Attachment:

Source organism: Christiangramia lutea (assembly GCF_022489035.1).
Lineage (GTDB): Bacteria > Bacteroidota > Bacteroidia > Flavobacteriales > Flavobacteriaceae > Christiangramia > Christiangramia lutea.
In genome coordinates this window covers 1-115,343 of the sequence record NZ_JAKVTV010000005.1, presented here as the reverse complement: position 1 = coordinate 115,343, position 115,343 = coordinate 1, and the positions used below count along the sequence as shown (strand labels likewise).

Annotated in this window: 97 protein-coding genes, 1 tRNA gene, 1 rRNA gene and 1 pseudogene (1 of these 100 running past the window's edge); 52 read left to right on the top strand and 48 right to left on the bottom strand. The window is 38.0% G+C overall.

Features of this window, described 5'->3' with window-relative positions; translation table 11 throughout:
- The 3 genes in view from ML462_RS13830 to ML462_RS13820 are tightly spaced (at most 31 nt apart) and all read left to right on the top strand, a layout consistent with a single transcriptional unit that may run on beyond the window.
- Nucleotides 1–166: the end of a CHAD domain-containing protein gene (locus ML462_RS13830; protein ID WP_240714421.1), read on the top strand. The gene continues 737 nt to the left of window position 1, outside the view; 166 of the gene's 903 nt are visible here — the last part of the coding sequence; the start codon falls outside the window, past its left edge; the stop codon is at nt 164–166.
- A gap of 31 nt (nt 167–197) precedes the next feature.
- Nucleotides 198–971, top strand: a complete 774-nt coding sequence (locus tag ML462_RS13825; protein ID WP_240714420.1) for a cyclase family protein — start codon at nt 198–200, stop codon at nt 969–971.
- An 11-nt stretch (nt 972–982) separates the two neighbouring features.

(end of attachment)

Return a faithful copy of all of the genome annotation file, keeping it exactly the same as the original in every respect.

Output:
Source organism: Christiangramia lutea (assembly GCF_022489035.1).
Lineage (GTDB): Bacteria > Bacteroidota > Bacteroidia > Flavobacteriales > Flavobacteriaceae > Christiangramia > Christiangramia lutea.
In genome coordinates this window covers 1-115,343 of the sequence record NZ_JAKVTV010000005.1, presented here as the reverse complement: position 1 = coordinate 115,343, position 115,343 = coordinate 1, and the positions used below count along the sequence as shown (strand labels likewise).

Annotated in this window: 97 protein-coding genes, 1 tRNA gene, 1 rRNA gene and 1 pseudogene (1 of these 100 running past the window's edge); 52 read left to right on the top strand and 48 right to left on the bottom strand. The window is 38.0% G+C overall.

Features of this window, described 5'->3' with window-relative positions; translation table 11 throughout:
- The 3 genes in view from ML462_RS13830 to ML462_RS13820 are tightly spaced (at most 31 nt apart) and all read left to right on the top strand, a layout consistent with a single transcriptional unit that may run on beyond the window.
- Nucleotides 1–166: the end of a CHAD domain-containing protein gene (locus ML462_RS13830; protein ID WP_240714421.1), read on the top strand. The gene continues 737 nt to the left of window position 1, outside the view; 166 of the gene's 903 nt are visible here — the last part of the coding sequence; the start codon falls outside the window, past its left edge; the stop codon is at nt 164–166.
- A gap of 31 nt (nt 167–197) precedes the next feature.
- Nucleotides 198–971, top strand: a complete 774-nt coding sequence (locus tag ML462_RS13825; protein ID WP_240714420.1) for a cyclase family protein — start codon at nt 198–200, stop codon at nt 969–971.
- An 11-nt stretch (nt 972–982) separates the two neighbouring features.